Clatterbridge nurse urges cancer patients to stay sun safe this summer

With temperatures set to soar again, Linda Lyons, Advanced Research Nurse at The Clatterbridge Cancer Centre NHS Foundation Trust, warns patients to take extra care to protect their skin during, and following, treatment.

“Chemotherapy and radiation can increase your sensitivity to the sun. With the warm weather set to stick around, even if you’re not sunbathing, it’s important to take precautions any time you’ll be outside,” says Linda.

“While long-term exposure to the sun’s harmful rays can pose health risks, going through cancer treatment can make your skin even more sensitive to the sun as it causes your body to more easily absorb the sun’s ultraviolet radiation, a side effect known as drug-induced photosensitivity.”

If you’ve had chemotherapy

Nearly any chemotherapy agent (or non-cancer-related medications as well) may cause you to be more sensitive to the sun and this can sometimes last for several years after treatment. Ask your cancer doctor or specialist nurse if you need to take special care to protect your skin.

If you’ve had radiotherapy

It’s important to keep in mind that chemotherapy isn’t the only treatment that can raise your risk of a sunburn. The skin in the area treated by radiotherapy stays sensitive for many years. You need to take extra care to protect it from the sun, especially for the first year. The skin in that area is at a higher risk of burning and long-term sun damage, including skin cancers.

Sun safety tips during treatment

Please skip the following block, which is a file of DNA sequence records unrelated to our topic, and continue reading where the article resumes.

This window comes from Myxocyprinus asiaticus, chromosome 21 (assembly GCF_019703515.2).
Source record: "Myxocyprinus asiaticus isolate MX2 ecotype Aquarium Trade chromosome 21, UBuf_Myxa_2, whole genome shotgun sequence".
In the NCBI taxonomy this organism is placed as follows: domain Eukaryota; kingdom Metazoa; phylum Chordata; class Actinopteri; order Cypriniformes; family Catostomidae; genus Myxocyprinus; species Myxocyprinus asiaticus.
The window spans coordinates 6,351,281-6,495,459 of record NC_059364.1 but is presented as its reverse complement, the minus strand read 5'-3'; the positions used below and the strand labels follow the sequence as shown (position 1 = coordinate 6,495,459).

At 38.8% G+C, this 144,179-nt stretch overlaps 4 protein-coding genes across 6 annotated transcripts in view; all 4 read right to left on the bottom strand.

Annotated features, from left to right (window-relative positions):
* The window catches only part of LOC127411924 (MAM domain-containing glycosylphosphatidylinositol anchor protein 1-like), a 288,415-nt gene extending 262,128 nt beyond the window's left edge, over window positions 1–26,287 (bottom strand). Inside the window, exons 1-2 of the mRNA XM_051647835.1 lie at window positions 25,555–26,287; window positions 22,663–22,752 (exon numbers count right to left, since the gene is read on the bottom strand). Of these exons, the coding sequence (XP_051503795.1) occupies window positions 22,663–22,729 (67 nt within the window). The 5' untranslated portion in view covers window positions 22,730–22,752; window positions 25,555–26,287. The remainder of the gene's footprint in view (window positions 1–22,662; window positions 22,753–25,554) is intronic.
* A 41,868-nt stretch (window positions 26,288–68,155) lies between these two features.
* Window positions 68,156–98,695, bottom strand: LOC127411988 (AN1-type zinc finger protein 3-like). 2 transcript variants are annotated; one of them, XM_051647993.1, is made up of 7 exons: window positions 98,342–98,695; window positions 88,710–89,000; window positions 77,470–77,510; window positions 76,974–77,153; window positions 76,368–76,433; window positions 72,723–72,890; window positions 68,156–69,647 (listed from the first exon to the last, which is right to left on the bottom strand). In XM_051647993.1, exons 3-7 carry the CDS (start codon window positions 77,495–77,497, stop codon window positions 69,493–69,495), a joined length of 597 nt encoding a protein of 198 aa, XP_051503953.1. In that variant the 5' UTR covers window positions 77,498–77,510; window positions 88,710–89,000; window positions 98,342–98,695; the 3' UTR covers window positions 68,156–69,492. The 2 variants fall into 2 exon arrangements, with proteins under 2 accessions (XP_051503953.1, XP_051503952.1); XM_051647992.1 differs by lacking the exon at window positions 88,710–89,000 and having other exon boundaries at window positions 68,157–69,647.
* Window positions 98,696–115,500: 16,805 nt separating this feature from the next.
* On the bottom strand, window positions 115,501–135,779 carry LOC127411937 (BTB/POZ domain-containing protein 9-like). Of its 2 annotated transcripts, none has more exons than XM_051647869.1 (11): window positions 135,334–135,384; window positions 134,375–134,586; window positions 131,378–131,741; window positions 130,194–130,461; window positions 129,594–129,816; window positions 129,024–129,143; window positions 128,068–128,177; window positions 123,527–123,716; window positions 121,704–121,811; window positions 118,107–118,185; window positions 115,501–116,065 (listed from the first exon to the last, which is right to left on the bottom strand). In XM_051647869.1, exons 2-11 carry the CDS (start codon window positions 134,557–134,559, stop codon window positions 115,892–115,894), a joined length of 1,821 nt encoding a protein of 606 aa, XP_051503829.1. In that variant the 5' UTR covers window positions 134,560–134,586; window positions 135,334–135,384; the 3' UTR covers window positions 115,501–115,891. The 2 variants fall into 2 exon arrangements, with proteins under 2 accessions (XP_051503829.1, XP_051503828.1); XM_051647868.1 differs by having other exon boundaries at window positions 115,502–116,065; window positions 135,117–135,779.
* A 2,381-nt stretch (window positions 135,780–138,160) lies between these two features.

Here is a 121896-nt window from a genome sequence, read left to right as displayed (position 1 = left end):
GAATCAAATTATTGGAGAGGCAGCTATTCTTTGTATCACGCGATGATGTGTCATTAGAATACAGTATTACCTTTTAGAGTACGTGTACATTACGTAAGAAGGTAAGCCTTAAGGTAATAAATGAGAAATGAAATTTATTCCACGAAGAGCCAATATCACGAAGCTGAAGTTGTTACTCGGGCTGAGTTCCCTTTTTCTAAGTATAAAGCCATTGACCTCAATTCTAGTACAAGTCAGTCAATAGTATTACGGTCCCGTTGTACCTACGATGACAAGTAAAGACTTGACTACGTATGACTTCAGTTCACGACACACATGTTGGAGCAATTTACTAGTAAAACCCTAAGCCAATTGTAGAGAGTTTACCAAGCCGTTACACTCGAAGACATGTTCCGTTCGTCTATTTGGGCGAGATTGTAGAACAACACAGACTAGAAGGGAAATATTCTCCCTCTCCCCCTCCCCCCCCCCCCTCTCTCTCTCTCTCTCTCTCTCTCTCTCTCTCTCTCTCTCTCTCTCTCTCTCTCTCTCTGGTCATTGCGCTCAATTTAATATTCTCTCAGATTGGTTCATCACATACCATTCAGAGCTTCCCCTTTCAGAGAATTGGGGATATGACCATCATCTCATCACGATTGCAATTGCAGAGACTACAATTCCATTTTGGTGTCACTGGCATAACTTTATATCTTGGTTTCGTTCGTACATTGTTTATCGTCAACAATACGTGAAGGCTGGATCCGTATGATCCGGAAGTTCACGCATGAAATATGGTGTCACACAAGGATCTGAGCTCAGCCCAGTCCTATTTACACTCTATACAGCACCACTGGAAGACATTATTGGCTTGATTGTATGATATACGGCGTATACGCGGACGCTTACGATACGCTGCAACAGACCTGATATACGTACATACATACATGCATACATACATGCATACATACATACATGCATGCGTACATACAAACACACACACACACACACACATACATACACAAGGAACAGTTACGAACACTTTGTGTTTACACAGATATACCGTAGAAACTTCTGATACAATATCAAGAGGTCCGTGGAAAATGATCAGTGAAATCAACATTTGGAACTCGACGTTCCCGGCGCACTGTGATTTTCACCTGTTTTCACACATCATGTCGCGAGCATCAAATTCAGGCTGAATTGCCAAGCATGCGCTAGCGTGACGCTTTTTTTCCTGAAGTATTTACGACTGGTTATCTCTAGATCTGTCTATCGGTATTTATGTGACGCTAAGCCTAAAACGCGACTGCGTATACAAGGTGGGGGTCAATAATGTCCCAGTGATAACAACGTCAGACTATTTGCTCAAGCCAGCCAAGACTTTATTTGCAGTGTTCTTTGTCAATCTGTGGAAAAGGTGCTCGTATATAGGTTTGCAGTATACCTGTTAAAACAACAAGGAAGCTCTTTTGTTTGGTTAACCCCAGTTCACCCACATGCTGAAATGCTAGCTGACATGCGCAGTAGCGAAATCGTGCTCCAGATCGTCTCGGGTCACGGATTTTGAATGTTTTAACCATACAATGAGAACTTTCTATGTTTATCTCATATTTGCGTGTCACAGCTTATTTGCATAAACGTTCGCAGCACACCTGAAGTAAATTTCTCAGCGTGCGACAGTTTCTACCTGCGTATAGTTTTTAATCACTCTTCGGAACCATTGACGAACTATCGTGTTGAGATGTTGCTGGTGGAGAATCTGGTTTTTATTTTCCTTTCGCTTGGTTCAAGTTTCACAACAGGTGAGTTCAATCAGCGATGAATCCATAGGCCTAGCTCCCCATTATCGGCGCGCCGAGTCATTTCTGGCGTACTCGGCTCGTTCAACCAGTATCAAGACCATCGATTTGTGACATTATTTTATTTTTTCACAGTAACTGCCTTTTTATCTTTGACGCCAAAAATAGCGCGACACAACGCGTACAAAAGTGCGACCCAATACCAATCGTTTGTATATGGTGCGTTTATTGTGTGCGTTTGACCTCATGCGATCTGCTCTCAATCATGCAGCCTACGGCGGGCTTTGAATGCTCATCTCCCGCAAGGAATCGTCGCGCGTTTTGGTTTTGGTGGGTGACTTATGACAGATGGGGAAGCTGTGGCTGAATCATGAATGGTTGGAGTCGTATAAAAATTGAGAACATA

• Stay out of the sun during the hottest part of the day (usually between 11am and 3pm).
  • Ask your oncologist which sunscreen they would recommend. Some sunscreens work better than others, and the chemicals in some sunscreens may be irritating to your already sensitive skin. Make sure to select a “broad-spectrum” sunscreen that protects against UVA as well as UVB rays and is at least SPF 30.
  • If you have lost your hair or it is thinning, cover up with a hat or headscarf to protect your scalp. If you do not want to cover your head, use sun cream that has an SPF of at least 30 on your scalp.
  • Wigs can be hot in the sun, but a cotton scarf can be comfortable while providing protection.
  • Protect your face, neck and ears with a wide-brimmed hat.
  • Cover up with long-sleeved tops and trousers or long skirts. If you have had radiotherapy, keep the treated area completely covered.
  • Wear sunglasses with a guaranteed ultraviolet (UV) light filter. These protect your eyes from the sun’s burning rays.
  • Don’t forget your lips. Sunscreens designed especially for the lips are generally safe if you should swallow some following application.
  • Drink plenty of fluids throughout the day. But remember that alcohol or drinks with caffeine in them can make you dehydrated.
  • Try to sit in the shade, even at other times of the day. Heat can make cancer-related Tiredness (fatigue) worse.
  • Avoid tanning beds. Not only can tanning beds leave you with a burn, but can increase your risk of developing skin cancer.
  • Keep in mind that you may react differently to the sun while going through chemotherapy than you did in the past. If you were once someone who tanned easily, you may now sunburn.

Image: Linda Lyons, Advanced Research Nurse at The Clatterbridge Cancer Centre NHS Foundation Trust

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